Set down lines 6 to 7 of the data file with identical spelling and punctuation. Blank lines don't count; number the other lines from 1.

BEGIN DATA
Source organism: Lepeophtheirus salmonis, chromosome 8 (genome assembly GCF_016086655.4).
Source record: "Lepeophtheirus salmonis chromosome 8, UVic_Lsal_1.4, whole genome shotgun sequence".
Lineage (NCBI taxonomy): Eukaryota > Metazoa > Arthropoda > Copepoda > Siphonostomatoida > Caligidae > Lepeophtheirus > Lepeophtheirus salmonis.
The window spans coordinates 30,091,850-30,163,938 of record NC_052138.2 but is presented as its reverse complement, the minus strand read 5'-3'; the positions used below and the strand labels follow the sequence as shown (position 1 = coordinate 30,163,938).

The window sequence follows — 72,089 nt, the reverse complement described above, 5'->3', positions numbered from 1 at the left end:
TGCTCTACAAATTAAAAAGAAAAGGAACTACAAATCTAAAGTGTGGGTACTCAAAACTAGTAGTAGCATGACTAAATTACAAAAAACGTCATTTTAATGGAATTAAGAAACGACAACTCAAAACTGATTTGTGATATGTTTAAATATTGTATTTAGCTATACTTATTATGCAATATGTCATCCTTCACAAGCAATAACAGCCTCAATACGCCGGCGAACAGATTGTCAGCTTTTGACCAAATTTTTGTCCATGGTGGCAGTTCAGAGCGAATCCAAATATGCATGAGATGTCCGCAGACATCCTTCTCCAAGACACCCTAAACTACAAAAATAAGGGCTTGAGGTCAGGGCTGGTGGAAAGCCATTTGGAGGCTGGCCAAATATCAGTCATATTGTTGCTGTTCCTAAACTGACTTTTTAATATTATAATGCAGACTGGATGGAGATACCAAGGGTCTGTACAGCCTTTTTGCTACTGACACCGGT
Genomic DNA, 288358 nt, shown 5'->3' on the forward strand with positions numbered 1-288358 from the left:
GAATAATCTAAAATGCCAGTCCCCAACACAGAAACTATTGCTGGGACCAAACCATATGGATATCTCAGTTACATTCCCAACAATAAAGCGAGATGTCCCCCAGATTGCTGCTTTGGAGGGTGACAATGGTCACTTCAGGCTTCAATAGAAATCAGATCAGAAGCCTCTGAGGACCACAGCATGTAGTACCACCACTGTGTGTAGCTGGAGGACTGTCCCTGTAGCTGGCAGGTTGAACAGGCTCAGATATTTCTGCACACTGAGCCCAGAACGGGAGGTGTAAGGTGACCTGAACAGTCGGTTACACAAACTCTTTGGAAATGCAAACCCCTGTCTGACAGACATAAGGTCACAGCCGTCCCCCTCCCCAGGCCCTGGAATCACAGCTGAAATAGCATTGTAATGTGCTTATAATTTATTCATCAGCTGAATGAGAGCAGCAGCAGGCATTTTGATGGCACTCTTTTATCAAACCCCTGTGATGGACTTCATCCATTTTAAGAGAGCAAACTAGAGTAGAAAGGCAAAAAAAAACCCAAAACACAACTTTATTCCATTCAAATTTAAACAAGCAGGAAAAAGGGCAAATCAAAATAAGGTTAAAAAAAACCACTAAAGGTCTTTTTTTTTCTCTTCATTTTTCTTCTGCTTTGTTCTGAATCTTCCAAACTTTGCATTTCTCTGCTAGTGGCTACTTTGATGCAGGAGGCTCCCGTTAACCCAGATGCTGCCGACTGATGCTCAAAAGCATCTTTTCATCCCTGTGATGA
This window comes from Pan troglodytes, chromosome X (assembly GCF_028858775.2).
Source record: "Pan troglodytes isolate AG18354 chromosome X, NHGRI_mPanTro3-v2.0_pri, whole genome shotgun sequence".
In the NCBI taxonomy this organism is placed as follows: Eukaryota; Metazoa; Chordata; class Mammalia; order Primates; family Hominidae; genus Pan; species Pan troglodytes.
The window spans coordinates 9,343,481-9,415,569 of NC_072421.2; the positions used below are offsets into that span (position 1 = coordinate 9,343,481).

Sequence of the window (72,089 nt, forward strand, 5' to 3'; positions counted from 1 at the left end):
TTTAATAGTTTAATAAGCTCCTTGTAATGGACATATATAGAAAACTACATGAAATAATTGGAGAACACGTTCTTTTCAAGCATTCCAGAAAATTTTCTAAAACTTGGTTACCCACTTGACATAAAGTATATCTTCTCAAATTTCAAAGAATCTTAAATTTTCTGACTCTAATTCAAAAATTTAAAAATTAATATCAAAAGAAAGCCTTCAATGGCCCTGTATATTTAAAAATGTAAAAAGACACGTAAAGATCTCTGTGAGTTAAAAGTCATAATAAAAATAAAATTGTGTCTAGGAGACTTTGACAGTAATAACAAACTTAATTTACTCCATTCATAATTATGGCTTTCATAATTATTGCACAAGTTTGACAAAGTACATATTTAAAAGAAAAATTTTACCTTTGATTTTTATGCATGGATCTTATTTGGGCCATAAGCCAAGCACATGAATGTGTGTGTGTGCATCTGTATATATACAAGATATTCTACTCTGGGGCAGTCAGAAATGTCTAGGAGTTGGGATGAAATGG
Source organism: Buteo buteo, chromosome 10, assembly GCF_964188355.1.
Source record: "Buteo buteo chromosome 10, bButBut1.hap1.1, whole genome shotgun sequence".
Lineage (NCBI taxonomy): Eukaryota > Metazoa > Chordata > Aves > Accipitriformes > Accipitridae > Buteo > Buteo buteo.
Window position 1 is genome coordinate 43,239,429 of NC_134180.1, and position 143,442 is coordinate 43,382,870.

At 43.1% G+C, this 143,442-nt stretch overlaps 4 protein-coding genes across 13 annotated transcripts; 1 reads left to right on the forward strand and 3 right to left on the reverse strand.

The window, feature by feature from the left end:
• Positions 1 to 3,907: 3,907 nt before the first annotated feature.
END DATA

TGCTCTACAAATTAAAAAGAAAAGGAACTACAAATCTAAAGTGTGGGTACTCAAAACTAGTAGTAGCATGACTAAATTACAAAAAACGTCATTTTAATGGAATTAAGAAACGACAACTCAAAACTGATTTGTGATATGTTTAAATATTGTATTTAGCTATACTTATTATGCAATATGTCATCCTTCACAAGCAATAACAGCCTCAATACGCCGGCGAACAGATTGTCAGCTTTTGACCAAATTTTTGTCCATGGTGGCAGTTCAGAGCGAATCCAAATATGCATGAGATGTCCGCAGACATCCTTCTCCAAGACACCCTAAACTACAAAAATAAGGGCTTGAGGTCAGGGCTGGTGGAAAGCCATTTGGAGGCTGGCCAAATATCAGTCATATTGTTGCTGTTCCTAAACTGACTTTTTAATATTATAATGCAGACTGGATGGAGATACCAAGGGTCTGTACAGCCTTTTTGCTACTGACACCGGT
Genomic DNA, 288358 nt, shown 5'->3' on the forward strand with positions numbered 1-288358 from the left: